The art of the salon meets the crash of the markets


New Yorkers already fixated on the economic crisis have a new place to air their thoughts: The artist Linda Pollack opened a space in One New York Plaza this week to spur economy-themed conversation.

“Everyone has experience with the economy, whether they’re formally involved with Wall St. or not,” Pollack said. “It’s a challenging time, but it’s also a time for art and reflection.”

In the tradition of 19th-century salons, Pollack’s Habeas Lounge offers a comfortable place to hold intellectual discussions. A long, bright red couch snakes around the room, which will soon house an economic history exhibit in what used to be a floral shop’s refrigerator case. The exhibit will include a letter Alexander Hamilton wrote during the financial crisis of 1792.

“We’re searching for our Alexander Hamilton of today,” Pollack said.

Brookfield Properties, which owns One New York Plaza, donated the vacant store space for the Habeus Lounge. Brookfield does many other free community arts events at the World Financial Center on the other side of Lower Manhattan.

“It would be nice to have every square inch [of retail space] generating revenue,” Brookfield spokesperson Bruce Cohen said, but Brookfield is glad to “put the space to good use in the meantime.”

The Habeus Lounge is open weekdays from noon to 4 p.m. through May 1, and most of the time it will host informal discussions, likely between local workers who are on their lunch breaks. Pollack is also bringing in speakers, included economics professor Robert E. Wright, who will speak on “The Trouble with Bubbles” next Tuesday at 12:30 p.m. The space will also host a “Wealth of Nations” book club alternate Wednesdays at 5:30 p.m. starting March 4.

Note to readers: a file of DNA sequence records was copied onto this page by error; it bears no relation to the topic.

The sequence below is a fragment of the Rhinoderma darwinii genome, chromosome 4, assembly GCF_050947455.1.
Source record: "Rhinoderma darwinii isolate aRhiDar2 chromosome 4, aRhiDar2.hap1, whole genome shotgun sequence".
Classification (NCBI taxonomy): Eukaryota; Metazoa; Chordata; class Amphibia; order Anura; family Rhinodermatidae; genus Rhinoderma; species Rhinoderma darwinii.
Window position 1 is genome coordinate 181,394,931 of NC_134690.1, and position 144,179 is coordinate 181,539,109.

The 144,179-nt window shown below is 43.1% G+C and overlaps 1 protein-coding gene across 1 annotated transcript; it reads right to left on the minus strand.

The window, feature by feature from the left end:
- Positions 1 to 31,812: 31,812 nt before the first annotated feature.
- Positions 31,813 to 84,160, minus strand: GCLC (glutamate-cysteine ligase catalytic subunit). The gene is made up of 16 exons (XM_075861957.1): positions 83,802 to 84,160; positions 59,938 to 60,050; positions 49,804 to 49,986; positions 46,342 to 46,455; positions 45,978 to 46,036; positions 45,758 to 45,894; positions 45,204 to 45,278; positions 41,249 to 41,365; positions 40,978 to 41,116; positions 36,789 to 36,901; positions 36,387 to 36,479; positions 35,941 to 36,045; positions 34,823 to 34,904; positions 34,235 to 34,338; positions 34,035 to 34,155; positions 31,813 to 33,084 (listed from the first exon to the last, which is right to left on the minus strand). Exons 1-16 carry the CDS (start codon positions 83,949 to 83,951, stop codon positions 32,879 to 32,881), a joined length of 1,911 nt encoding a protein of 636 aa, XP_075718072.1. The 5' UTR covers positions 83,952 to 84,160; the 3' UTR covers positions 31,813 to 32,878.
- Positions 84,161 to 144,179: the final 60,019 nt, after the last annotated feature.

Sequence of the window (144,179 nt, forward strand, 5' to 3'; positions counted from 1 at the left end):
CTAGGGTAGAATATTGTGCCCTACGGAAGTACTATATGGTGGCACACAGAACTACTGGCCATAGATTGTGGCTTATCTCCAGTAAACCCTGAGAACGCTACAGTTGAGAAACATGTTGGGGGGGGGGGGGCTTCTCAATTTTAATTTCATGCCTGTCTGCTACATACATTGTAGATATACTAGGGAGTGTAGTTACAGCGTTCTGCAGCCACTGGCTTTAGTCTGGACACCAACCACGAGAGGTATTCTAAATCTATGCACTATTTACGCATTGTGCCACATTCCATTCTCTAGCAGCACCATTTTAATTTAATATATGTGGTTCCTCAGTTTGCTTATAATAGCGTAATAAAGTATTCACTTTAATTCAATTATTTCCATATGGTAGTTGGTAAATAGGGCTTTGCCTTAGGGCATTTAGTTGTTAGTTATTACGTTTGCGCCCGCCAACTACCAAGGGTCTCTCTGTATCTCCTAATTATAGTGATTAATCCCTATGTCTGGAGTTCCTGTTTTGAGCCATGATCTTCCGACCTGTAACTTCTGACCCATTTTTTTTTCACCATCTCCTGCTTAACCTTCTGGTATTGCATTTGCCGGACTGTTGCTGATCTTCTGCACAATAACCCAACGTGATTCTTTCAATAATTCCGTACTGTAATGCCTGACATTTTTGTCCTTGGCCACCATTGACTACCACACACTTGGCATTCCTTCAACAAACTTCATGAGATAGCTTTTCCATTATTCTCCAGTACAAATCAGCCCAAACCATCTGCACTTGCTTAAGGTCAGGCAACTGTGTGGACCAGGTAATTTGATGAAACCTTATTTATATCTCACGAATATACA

Many people walking past the Habeus Lounge glanced in curiously on Tuesday, the first day it was open, but no one sat down to talk. Pollack predicted it would take about a week for word to spread.

“That’s a great idea,” said Ivan Caban, 24, a building security officer, when told of the lounge’s purpose. “What better time to talk about the economy than now?”

Caban said he would try to stop by the lounge once discussions began. Several other workers hurrying past said they were interested but often ate at their desks and weren’t sure they could take the time to sit and talk.

Pollack did another Habeus Lounge last summer in a Brookfield-owned building in Los Angeles, focusing on urban planning. When she moved the exhibit to New York’s Financial District, the economy seemed an obvious topic choice, she said.

Pollack described the exhibit as evolving in response to the interests of the people who visit it. Asked if the space would have any rules at all, Pollack thought for a moment, then said, “Just no food fights.”

— Julie Shapiro